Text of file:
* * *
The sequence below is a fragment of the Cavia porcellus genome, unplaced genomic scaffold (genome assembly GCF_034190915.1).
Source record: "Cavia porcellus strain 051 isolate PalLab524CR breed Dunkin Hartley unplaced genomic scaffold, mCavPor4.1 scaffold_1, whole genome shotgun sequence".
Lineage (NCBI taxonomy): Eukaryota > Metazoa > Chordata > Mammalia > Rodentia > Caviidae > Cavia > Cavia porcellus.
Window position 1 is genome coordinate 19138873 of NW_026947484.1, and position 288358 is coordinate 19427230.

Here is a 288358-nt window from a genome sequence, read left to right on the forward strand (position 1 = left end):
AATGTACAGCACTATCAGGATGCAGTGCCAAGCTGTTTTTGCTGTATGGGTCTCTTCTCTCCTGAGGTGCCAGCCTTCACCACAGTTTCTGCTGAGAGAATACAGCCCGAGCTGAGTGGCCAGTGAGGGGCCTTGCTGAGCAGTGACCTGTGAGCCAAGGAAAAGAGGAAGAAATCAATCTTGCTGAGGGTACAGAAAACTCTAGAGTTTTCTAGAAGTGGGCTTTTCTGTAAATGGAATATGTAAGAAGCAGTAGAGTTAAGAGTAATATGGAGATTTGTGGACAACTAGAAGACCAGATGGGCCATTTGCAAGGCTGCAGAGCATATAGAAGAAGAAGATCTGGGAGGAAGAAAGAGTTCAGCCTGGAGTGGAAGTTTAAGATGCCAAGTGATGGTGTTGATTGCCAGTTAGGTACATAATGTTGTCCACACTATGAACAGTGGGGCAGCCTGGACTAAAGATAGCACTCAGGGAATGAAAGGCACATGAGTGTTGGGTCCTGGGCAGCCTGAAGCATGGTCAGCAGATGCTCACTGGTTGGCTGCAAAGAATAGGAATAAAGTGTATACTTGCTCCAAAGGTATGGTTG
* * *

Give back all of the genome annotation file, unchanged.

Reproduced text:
The sequence below is a fragment of the Cavia porcellus genome, unplaced genomic scaffold (genome assembly GCF_034190915.1).
Source record: "Cavia porcellus strain 051 isolate PalLab524CR breed Dunkin Hartley unplaced genomic scaffold, mCavPor4.1 scaffold_1, whole genome shotgun sequence".
Lineage (NCBI taxonomy): Eukaryota > Metazoa > Chordata > Mammalia > Rodentia > Caviidae > Cavia > Cavia porcellus.
Window position 1 is genome coordinate 19138873 of NW_026947484.1, and position 288358 is coordinate 19427230.

Here is a 288358-nt window from a genome sequence, read left to right on the forward strand (position 1 = left end):
AATGTACAGCACTATCAGGATGCAGTGCCAAGCTGTTTTTGCTGTATGGGTCTCTTCTCTCCTGAGGTGCCAGCCTTCACCACAGTTTCTGCTGAGAGAATACAGCCCGAGCTGAGTGGCCAGTGAGGGGCCTTGCTGAGCAGTGACCTGTGAGCCAAGGAAAAGAGGAAGAAATCAATCTTGCTGAGGGTACAGAAAACTCTAGAGTTTTCTAGAAGTGGGCTTTTCTGTAAATGGAATATGTAAGAAGCAGTAGAGTTAAGAGTAATATGGAGATTTGTGGACAACTAGAAGACCAGATGGGCCATTTGCAAGGCTGCAGAGCATATAGAAGAAGAAGATCTGGGAGGAAGAAAGAGTTCAGCCTGGAGTGGAAGTTTAAGATGCCAAGTGATGGTGTTGATTGCCAGTTAGGTACATAATGTTGTCCACACTATGAACAGTGGGGCAGCCTGGACTAAAGATAGCACTCAGGGAATGAAAGGCACATGAGTGTTGGGTCCTGGGCAGCCTGAAGCATGGTCAGCAGATGCTCACTGGTTGGCTGCAAAGAATAGGAATAAAGTGTATACTTGCTCCAAAGGTATGGTTG